In 2015, NCAA's couldn't have gone any better for the Orange. Canadian sophomore Justyn Knight led the way by placing fourth, while the rest of the Orange's five scorers all finished in the top 50. Last year Syracuse attended the Blue Carpet event, and this year they did the same trying to recreate the same magic that lifted them over Colorado when these championships were in Louisville, Ky. While on the blue carpet, Fox said the event is just one way to help athletes enjoy the moment and stay calm.

"It makes the meet experience good, it keeps them from sitting in the hotel room thinking about the race. We did all this last year and we won, so we're going to repeat it," he said.

The saying 'if it ain't broke, don't fix it' could describe both Fox and Villanova coach Marcus O'Sullivan's mindset heading into the meet.

In his 19th year guiding Villanova, O'Sullivan has been to nationals with individuals and teams, rookies and veterans. This year he's got Australian Olympian Patrick Tiernan and freshman Andrew Marston competing.

"It all depends on who the athletes are," O'Sullivan told Race Results Weekly. "In my case with Patrick Tiernan, very advanced maturity-wise in terms of how he approaches things, I don't give him any instructions at all. The young kid, Andrew Marston, he'll need a little bit more but not until the day of the race or night before, [just] make sure they get plenty of sleep and not make them too jittery. I'll make them more jittery."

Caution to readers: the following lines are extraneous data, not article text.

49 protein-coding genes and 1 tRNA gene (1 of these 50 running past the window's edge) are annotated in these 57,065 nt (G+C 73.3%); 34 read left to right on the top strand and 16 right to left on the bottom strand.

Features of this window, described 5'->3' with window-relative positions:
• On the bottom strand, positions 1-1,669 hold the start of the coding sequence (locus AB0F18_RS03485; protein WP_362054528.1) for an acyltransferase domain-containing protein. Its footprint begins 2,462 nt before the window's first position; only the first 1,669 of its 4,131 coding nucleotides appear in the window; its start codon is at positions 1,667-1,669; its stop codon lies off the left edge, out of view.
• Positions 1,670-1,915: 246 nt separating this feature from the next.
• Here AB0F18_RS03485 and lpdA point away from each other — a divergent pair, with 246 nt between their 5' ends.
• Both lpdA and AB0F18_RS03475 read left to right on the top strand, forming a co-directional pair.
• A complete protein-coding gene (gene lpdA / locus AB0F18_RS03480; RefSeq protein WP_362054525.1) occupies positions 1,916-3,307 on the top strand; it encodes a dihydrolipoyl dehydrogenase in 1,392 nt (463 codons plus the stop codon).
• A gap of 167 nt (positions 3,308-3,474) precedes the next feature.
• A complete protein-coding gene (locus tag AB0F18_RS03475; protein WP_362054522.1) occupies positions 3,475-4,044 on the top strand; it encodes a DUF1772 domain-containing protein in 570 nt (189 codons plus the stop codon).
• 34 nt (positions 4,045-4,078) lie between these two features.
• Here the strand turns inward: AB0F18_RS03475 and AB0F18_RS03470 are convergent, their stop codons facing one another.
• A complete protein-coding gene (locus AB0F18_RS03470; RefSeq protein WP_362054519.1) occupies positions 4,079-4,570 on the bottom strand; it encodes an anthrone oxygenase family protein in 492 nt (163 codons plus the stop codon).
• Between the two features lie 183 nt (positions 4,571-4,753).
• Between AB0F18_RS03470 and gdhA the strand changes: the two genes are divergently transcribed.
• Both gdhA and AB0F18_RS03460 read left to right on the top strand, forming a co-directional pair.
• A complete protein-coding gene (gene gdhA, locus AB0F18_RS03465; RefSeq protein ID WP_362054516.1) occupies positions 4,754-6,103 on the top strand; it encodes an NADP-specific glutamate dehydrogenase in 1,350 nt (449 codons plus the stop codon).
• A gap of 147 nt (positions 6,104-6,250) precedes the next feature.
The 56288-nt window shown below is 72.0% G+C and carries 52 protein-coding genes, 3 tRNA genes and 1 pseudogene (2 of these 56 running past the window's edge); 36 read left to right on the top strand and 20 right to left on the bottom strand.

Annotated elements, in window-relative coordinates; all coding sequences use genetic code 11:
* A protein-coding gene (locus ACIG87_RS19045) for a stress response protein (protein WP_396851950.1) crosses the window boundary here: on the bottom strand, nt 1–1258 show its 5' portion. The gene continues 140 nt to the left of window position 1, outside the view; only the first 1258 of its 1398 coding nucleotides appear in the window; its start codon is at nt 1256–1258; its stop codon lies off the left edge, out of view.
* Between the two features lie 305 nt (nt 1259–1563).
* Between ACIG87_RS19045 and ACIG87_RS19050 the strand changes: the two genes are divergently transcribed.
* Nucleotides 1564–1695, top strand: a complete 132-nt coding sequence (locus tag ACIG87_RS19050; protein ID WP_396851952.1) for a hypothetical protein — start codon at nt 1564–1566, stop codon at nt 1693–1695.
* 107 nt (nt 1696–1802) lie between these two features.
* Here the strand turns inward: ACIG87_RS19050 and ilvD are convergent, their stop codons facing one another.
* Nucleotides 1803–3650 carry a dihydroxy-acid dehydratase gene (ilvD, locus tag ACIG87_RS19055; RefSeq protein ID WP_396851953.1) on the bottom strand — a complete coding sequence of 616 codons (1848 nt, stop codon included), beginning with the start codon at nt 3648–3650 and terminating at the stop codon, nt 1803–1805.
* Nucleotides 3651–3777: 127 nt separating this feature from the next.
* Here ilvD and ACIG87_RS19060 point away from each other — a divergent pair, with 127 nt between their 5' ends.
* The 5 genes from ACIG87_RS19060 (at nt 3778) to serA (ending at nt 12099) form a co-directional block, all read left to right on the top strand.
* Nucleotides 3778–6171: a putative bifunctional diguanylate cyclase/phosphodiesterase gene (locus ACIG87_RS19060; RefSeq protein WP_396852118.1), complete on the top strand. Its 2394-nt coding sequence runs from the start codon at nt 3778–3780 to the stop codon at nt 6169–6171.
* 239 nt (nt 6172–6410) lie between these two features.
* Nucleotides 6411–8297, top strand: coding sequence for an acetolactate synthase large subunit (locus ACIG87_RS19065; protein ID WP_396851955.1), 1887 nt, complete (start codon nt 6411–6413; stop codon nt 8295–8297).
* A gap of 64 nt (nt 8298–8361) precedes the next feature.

As for the race itself, O'Sullivan's philosophy is less is more.

"Sometimes it's just one or two things to think about because you can over-analyze things. When you have too many things in your mind you can get confused and it's an analysis paralysis kind of thing. I like to think about one or two things, something that would keep you calm and keep you simply motivated, not extravagantly motivated."

O'Sullivan's strategy has worked in the past. He won the 1998 women's national team title when he still coached Vilanova's women's squad, and Tiernan placed second in the individual race in 2015.